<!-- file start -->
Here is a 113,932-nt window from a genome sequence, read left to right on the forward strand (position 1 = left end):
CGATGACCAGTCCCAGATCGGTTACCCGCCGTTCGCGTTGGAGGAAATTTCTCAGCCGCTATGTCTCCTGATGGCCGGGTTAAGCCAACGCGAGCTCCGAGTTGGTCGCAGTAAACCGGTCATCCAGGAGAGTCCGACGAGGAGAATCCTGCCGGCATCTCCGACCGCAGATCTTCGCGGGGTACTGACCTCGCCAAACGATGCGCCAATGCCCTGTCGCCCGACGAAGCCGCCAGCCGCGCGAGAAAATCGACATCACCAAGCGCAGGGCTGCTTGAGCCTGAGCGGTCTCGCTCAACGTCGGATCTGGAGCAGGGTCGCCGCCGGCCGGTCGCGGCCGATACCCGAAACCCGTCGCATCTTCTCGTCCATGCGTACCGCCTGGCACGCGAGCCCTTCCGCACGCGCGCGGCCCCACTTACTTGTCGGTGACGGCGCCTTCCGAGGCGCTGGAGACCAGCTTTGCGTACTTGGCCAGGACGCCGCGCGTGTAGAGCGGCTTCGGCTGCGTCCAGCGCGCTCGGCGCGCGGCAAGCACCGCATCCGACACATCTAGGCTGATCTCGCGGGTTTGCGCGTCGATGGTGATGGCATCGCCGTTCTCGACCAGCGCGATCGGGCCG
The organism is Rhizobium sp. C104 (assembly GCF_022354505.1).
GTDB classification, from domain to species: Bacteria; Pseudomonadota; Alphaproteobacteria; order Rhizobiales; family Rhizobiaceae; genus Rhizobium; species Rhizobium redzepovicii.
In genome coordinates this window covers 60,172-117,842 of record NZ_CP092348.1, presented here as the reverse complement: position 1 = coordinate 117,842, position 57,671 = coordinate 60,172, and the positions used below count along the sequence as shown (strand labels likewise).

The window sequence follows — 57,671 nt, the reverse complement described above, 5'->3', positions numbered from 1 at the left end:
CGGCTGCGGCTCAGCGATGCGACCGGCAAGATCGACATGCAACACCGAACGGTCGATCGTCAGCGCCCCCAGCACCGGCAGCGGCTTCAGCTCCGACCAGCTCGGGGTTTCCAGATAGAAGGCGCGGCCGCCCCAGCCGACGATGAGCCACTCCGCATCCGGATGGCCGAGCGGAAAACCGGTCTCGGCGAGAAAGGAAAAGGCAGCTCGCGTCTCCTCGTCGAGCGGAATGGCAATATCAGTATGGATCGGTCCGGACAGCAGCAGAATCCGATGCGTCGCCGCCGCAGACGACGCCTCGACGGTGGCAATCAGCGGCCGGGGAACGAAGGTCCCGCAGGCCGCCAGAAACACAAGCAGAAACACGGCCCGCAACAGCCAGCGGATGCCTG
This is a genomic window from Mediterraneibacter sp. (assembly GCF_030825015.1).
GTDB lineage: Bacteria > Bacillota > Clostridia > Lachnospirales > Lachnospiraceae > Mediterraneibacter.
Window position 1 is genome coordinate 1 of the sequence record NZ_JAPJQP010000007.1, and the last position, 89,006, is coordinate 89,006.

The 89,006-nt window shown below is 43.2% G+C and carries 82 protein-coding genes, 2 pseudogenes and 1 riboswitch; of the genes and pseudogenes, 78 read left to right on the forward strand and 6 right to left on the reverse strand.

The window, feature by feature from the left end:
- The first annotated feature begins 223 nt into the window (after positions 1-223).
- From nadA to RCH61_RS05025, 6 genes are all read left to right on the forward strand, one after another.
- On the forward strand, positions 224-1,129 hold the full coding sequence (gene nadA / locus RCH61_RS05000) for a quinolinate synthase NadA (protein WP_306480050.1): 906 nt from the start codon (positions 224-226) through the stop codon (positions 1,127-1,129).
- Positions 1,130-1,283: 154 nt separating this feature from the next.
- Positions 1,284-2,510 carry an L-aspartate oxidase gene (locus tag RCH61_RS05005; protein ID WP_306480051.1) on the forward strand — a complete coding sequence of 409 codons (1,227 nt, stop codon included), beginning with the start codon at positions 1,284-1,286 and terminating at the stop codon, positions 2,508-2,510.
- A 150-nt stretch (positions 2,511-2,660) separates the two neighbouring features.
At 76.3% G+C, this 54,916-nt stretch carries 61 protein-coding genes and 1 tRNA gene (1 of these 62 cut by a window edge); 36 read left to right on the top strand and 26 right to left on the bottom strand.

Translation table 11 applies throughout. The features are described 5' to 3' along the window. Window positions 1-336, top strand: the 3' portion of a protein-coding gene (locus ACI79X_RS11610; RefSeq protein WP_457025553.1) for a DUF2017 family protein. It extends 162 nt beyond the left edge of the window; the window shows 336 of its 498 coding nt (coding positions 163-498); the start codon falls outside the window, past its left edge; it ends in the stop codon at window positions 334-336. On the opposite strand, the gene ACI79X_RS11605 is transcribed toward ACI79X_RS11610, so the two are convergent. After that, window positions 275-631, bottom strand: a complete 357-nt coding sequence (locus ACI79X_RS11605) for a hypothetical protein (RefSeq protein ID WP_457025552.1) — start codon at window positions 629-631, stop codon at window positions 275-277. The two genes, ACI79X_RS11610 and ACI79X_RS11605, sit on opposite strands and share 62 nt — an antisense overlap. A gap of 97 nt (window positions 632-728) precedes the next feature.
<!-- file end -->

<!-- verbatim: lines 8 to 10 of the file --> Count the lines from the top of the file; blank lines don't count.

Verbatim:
This is a genomic window from Mediterraneibacter sp. (assembly GCF_030825015.1).
GTDB lineage: Bacteria > Bacillota > Clostridia > Lachnospirales > Lachnospiraceae > Mediterraneibacter.
Window position 1 is genome coordinate 1 of the sequence record NZ_JAPJQP010000007.1, and the last position, 89,006, is coordinate 89,006.